IATA Head Guest
at CORIM luncheon
Alexandre de Juniac outlines current concerns and progress
By Byron Toben
Alexandre de Juniac, the current Director General of IATA (International Air Transport Association) addressed a sold out luncheon of CORIM (Montreal Council on International Relations) recently. The audience of 310 was treated to a detailed run down on the aviation industry today.
As a legal officer of IATA during the era of Knut Hammarskjold, its second Director General, I still follow Air (and now Space) law developments.
Mr. Hammarskjold, a Swedish diplomat, had been preceded by the first DG, Sir William Hildred of Great Britain and followed by Gunter Eser of Germany. The fourth DG was Pierre Jean Junniot of Canada, the fifth Giovanni Bisignani of Italy, the sixth Tony Tyler of England and Hong Kong and now Mr. de Juniac of France, the seventh to hold this position. Each of the seven has presided over times of both great strength and progress.
Mr. de Juniac began by stating that aviation is in “the business of freedom” as it safely transports over 50 million tonnes of cargo and nearly four billion passengers per year. With 265 members, IATA, though not a regulatory body, is in a position to set global standards and facilitate their implementation so that the rules are the same for the 100,000 flights per day. As a trade association, it operates services like consulting, business intelligence and training.
Mr. de Juniac began by stating that aviation is in “the business of freedom” as it safely transports over 50 million tonnes of cargo and nearly four billion passengers per year.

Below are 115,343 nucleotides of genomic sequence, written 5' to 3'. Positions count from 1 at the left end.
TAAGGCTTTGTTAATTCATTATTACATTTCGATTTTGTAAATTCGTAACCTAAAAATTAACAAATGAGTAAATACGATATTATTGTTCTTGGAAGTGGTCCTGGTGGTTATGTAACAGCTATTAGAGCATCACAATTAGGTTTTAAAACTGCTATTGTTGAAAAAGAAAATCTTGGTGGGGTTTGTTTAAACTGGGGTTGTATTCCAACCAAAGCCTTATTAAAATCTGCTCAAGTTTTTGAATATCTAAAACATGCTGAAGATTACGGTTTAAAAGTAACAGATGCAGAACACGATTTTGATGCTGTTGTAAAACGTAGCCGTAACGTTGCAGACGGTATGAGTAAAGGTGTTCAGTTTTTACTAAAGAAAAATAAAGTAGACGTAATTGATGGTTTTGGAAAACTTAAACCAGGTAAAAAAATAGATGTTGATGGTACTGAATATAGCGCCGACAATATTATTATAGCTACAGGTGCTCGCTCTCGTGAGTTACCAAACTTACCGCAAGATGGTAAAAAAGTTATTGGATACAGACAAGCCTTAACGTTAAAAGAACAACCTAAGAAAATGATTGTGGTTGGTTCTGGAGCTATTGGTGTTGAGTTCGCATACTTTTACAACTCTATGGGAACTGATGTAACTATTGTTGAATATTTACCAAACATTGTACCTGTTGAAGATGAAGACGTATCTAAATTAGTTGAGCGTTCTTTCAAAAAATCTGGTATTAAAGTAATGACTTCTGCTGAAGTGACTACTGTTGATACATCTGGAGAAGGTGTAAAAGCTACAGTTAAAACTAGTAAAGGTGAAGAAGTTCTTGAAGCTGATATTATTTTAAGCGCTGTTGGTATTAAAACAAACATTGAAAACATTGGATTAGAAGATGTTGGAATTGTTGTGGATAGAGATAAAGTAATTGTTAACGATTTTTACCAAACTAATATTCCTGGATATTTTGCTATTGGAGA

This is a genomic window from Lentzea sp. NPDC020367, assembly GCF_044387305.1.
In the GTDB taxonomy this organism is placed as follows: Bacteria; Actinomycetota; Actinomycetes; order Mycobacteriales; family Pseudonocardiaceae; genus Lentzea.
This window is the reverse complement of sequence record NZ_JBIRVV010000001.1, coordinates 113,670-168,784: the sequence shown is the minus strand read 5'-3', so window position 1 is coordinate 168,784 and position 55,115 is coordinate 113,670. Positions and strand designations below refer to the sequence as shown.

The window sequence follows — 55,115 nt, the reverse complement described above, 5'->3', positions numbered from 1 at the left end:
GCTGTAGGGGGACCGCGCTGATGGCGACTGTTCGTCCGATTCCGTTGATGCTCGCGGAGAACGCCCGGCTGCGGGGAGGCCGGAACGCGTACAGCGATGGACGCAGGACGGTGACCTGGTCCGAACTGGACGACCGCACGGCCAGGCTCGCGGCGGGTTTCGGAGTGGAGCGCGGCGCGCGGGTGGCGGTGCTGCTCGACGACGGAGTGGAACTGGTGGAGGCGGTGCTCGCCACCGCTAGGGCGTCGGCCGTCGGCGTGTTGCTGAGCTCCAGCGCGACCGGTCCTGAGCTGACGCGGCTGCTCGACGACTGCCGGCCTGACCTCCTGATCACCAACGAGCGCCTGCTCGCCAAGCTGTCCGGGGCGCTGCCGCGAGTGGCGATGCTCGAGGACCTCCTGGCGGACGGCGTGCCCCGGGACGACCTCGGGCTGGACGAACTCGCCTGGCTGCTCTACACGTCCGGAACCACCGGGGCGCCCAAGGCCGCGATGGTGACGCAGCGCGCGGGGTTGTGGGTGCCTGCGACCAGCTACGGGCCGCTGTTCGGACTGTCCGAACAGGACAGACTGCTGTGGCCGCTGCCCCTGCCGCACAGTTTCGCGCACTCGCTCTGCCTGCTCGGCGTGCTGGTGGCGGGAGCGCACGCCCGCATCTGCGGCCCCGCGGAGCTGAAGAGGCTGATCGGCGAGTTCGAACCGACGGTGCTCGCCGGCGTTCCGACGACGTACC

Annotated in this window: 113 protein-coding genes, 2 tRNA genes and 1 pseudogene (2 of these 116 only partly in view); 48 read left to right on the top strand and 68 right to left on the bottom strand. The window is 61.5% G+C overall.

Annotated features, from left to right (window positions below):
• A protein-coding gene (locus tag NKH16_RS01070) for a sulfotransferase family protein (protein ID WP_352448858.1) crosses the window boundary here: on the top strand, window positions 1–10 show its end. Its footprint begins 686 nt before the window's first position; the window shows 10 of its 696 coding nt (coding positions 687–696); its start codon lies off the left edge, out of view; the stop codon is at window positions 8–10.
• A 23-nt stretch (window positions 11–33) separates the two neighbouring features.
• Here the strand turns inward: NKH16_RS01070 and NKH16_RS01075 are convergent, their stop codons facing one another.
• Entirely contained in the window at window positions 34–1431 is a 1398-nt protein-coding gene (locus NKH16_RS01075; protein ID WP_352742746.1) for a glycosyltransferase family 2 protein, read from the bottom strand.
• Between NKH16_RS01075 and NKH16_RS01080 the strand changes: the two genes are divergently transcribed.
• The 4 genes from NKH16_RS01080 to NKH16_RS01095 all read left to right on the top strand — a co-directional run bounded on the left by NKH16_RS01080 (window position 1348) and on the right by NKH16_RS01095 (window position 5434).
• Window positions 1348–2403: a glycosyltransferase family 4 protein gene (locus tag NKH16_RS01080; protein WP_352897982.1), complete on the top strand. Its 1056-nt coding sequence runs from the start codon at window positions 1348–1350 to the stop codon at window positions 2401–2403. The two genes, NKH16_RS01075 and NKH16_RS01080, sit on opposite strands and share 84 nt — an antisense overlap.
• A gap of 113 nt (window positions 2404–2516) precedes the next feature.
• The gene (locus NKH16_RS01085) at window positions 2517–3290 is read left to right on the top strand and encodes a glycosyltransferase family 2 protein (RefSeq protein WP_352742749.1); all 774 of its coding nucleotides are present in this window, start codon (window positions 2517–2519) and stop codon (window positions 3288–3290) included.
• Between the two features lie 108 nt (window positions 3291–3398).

Further, IATA is a strategic economic asset for Montreal, which also hosts ICAO (United Nations International Civil Aviation Organization) and organizations representing pilots, airports, air traffic controllers, as well as having key manufacturers, Bombardier and CAE located here. Air Canada and Air Transit based here add to the critical mass of this aviation cluster.
The past 15 years have seen great transformations, particularly in technology, financials, and environment. A project entitled New Distribution Capability or NDC is modernizing how airlines sell through travel agents with global standards built for the Internet age.
Airlines (historically not profitable) started to turn the corner in 2011 and 2014 and broke through in 2015. In 2016, they made a record profit of $35.6 billion.
‘… IATA is a strategic economic asset for Montreal, which also hosts ICAO… and organizations representing pilots, airports, air traffic controllers, as well as having key manufacturers, Bombardier and CAE located here.’
With continued growth comes continued carbon awareness, leading to continued technology and environmental improvement. The airline industry, uniquely in an age of deregulation, is asking to be regulated by a government Carbon Offset and Reduction Scheme for International Aviation (CORSIA) that was adopted by ICAO last October.
Security sadly remains a political challenge even though flying remains the safest form of travel for long distances. Last September, the UN asked ICAO to deliver a Global Aviation Security Plan.
In Canada, the federal government has addressed the over collection of security charges. However, the Crown rents charged on airports coupled with continuing threats to privatize airports are a disincentive to travel and the increased GDP that comes with it. The top airports in the world are in public hands, not private. Witness Singapore, Hong Kong, Doha, Seoul and Dubai.
Images: Sylvie-Ann Paré
Byron Toben is the immediate past-president of the Montreal Press Club